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Antarctic Whaling to End Because It Really Isn't Science

Japan's whaling is not justified on the basis that it is scientific research.

Occasionally there is a real win for wildlife. Monday 31st March 2014 will go down in history as one of those memorable occasions. The United Nations court, the International Court of Justice, ruled against Japan in a case brought by Australia, that Japan has been using science to mask its commercial whaling operation in Antarctic waters.

 The Court found that:

 Japan’s whaling in Antarctica does not comply with the IWC’s definition of scientific permit whaling

 That Japan is in contravention with the moratorium on commercial whaling

 That Japan is in contravention with the moratorium on factory ship whaling

 That Japan is in contravention of the Southern Ocean Sanctuary

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Based on these findings, the Court ordered Japan to cease all Antarctic whaling and not to issue any more permits to whale in Antarctica

It was a cleaner victory than many of us could have hoped for. But it also raises many additional questions about the future of the "scientific permits" loophole and the trade in whale meat.

But what does this victory tell us about how people view whales?

This case is unique in the history of the ICJ. Australia didn’t engage in this diplomatically costly legal battle with Japan over a resource that they believe is theirs to use, instead of Japan’s. Instead, the Australians argued that the "research" that Japan has been conducting every austral summer in the Southern Ocean does not qualify as justifiable science in the modern era.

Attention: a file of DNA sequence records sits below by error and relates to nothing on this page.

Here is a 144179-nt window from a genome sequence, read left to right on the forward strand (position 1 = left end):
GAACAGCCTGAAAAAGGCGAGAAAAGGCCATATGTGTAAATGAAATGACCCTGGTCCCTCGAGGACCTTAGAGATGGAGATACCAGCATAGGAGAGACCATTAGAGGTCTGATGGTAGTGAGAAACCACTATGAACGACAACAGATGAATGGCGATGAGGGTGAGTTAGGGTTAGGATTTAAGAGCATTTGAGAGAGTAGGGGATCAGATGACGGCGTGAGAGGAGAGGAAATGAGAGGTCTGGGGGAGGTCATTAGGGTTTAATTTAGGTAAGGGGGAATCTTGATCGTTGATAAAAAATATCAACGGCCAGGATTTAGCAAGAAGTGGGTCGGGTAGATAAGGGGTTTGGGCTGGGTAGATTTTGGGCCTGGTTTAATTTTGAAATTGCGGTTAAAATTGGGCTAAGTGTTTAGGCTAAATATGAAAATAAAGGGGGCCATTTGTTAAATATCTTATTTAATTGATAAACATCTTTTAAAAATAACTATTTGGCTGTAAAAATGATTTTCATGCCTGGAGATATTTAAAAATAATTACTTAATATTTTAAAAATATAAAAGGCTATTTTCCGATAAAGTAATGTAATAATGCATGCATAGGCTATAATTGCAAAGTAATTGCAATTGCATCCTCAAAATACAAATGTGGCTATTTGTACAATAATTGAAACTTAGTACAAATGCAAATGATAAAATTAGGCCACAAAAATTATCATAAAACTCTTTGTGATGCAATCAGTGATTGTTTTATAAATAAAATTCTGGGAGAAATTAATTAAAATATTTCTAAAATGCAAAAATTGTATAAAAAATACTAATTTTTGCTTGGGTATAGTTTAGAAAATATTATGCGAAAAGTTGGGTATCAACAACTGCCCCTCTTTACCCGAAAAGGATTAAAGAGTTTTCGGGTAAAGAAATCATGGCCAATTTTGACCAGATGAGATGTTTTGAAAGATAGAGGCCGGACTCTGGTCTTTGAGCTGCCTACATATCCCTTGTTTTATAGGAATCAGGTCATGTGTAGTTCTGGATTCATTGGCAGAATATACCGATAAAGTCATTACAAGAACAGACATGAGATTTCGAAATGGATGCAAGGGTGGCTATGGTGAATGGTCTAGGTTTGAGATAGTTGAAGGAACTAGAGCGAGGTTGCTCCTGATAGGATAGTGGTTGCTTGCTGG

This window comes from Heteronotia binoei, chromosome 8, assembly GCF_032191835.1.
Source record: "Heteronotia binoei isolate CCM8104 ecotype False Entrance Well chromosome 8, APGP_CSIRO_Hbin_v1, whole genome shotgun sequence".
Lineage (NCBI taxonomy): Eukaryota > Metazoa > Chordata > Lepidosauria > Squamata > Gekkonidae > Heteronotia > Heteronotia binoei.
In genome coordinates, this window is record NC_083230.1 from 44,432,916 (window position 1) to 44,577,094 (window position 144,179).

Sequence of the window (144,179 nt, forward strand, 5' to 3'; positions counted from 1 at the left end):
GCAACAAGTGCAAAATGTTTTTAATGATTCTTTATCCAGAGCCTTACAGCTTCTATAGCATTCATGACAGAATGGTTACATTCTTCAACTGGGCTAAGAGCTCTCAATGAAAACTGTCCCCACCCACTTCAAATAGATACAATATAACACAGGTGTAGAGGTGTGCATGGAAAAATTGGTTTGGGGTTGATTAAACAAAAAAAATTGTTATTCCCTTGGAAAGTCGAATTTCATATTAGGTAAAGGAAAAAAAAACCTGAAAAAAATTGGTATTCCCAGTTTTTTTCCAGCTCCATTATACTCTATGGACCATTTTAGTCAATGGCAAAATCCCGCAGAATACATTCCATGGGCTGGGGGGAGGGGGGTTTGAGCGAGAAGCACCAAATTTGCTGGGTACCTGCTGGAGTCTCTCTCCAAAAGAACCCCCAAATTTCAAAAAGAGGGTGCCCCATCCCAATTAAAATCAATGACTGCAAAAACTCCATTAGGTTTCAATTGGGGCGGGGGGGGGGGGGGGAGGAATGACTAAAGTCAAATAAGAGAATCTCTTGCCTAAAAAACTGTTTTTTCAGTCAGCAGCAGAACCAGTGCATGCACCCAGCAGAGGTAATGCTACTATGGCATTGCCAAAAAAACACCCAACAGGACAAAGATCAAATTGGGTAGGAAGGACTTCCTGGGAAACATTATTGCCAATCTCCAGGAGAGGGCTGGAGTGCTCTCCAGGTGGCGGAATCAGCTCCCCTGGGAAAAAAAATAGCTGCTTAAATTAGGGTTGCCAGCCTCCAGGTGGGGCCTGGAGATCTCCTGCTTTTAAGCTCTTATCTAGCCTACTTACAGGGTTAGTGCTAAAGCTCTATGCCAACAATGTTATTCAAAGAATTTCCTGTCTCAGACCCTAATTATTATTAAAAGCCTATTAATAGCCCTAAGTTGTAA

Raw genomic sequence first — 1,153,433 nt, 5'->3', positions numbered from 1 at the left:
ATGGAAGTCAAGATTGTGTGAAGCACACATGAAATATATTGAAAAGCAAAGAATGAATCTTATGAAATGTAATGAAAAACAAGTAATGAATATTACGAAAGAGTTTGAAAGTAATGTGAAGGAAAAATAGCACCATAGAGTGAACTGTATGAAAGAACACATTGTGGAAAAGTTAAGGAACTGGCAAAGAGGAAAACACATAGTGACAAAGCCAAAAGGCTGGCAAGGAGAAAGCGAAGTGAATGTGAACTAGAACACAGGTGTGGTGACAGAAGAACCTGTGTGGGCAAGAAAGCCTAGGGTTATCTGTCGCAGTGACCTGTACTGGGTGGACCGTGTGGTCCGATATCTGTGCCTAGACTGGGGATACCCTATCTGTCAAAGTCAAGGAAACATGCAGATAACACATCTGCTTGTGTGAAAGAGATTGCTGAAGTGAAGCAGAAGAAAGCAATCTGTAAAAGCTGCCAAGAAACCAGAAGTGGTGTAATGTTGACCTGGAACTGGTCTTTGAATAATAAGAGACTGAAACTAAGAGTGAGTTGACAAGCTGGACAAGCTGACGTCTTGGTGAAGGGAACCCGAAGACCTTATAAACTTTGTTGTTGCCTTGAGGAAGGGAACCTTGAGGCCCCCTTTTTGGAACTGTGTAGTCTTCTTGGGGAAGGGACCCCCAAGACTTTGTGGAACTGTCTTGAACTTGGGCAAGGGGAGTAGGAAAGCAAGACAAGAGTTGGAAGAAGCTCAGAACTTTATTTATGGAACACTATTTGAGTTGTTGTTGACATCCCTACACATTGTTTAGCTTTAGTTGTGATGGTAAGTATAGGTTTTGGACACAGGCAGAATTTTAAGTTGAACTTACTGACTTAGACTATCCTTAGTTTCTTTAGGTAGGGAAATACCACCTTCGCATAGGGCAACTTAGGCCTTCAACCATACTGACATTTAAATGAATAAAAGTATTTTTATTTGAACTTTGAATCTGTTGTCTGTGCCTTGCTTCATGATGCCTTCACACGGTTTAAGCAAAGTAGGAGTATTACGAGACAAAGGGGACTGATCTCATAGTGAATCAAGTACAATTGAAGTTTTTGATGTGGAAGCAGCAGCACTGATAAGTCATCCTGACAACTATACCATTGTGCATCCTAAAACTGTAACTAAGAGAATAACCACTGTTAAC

But why does that matter?  Would the Australian Government have run a similar case for single-celled plankton, of no commercial value, floating in the Southern Ocean? Even if it were also unjustifiable science?

It seems unlikely. The reason then for the case – and perhaps too for its victory – tells us a great deal about the change in attitudes towards whales: no longer viewed as resources or objects to be utilized, they are now recognized as large, social mammals who have the capacity to suffer extensively as a result of hunting.

This essay was written with Philippa Brakes, Senior Biologist with the organization Whale and Dolphin Conservation (WDC).

Marc Bekoff's latest books are Jasper's story: Saving moon bears (with Jill Robinson; see also), Ignoring nature no more: The case for compassionate conservation (see also)and Why dogs hump and bees get depressed (see also). Rewilding our hearts: Building pathways of compassion and coexistence will be published fall 2014.

Marc Bekoff, Ph.D., is Professor Emeritus of Ecology and Evolutionary Biology at the University of Colorado, Boulder.

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